U.S. News Coverage of Racial Minorities: A Sourcebook, 1934-1996

Article excerpt

Keever, Beverly Ann Deepe, Carolyn Martindale, and Mary Ann Weston, eds. U.S. News Coverage of Racial Minorities: A Sourcebook, 19341996. Westport, Conn.: Greenwood Press, 1997. 382 pp. $85.

This book is a compilation of research on news coverage of Native, African, Hispanic, and Asian Americans, as well as Pacific Islanders, from 1934 to 1996. But the editors go back to the 1600s to the first newspaper published in colonial America, Publick Occurrences both Forreign and Domestick, to find the prototype of newspapers published in the twentieth century.

They point out that the 1690s journalist was performing the surveillance function when looking at Native Americans, calling them barbarous. This surveillance was later extended to other racial minority groups. And, while this way of looking at those who are different from the dominant culture appeared in print in 1690, this view was found to still exist in the 1990s mass media.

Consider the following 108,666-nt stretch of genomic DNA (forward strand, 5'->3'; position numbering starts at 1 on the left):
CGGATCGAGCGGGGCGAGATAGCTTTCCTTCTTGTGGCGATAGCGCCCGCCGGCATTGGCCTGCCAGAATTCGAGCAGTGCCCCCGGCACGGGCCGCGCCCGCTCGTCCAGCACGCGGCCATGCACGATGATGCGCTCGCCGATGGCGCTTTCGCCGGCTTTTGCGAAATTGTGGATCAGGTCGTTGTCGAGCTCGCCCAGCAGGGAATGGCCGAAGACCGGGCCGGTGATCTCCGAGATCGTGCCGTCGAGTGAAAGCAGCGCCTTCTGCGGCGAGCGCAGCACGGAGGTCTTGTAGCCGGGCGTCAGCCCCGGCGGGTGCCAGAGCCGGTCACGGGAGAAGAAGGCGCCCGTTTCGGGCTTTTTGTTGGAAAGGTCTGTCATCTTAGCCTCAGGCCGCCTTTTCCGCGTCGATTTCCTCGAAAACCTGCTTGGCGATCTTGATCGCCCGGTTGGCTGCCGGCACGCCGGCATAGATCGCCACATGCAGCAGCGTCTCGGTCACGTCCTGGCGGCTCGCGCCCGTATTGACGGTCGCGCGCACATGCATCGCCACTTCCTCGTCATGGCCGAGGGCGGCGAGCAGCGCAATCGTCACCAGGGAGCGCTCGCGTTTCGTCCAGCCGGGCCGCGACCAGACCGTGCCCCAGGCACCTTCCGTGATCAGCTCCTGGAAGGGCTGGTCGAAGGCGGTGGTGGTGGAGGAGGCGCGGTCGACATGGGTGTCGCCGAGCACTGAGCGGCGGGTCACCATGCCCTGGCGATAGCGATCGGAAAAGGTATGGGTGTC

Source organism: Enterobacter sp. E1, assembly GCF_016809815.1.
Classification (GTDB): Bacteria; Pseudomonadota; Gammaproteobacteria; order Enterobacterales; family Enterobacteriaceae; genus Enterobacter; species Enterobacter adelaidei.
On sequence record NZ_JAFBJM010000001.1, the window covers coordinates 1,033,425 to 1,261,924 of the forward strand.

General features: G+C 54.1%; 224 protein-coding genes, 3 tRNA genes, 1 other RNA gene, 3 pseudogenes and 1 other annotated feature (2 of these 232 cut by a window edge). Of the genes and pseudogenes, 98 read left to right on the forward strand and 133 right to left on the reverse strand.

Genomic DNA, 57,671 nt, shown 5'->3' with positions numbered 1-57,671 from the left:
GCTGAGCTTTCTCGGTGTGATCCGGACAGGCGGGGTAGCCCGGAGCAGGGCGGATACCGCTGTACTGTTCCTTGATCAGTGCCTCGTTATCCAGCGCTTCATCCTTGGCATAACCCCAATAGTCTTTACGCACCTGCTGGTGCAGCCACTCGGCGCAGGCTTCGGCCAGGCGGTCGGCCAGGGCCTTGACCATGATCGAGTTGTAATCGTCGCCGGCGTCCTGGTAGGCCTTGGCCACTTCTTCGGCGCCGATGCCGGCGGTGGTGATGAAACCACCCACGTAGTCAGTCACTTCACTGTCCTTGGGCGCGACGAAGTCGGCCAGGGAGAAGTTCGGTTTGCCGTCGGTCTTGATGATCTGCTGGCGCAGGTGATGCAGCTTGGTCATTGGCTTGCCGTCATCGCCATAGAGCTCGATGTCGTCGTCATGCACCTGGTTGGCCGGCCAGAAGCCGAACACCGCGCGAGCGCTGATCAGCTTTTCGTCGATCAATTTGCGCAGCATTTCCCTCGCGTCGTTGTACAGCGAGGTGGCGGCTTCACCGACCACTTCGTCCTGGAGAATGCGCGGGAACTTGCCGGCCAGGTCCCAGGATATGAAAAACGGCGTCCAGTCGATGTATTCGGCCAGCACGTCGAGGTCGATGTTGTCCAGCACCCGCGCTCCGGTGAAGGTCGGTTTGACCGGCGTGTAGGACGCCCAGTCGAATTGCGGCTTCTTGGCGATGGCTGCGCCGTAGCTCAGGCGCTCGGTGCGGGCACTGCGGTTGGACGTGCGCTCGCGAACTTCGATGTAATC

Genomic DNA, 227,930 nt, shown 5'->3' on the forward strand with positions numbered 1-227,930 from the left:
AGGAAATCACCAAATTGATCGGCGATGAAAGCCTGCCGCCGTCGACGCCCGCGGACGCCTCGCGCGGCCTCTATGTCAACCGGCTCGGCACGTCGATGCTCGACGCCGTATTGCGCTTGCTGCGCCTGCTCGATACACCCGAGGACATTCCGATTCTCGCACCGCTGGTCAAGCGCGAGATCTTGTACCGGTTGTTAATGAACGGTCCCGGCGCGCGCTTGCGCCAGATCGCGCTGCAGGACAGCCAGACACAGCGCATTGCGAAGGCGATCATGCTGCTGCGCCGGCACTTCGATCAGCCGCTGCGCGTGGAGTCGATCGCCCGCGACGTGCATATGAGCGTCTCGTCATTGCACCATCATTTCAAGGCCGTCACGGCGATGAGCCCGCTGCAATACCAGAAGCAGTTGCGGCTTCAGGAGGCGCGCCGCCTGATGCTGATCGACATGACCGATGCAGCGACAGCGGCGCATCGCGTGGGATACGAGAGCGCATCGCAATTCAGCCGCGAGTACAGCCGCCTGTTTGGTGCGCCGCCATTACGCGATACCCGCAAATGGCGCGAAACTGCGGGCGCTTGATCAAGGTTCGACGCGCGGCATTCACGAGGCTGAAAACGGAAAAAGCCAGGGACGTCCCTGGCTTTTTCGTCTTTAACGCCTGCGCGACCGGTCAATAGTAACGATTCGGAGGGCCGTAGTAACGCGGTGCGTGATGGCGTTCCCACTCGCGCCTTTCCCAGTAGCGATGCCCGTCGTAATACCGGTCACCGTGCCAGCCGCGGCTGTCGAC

This compilation of studies tells us that mass communication history is fraught with the problem that vexes humankind today: the race question. Although journalists are supposed to be dispassionate observers of the events of the day, it is clear from the research presented here that they have not done their jobs dispassionately. The research shows they have viewed the world through the prism of skin color. In short, the mass media have presented a white, ethnocentric point of view.

This way of viewing things found the mass media adhering to the government line at numerous critical junctures where people of color were involved. …


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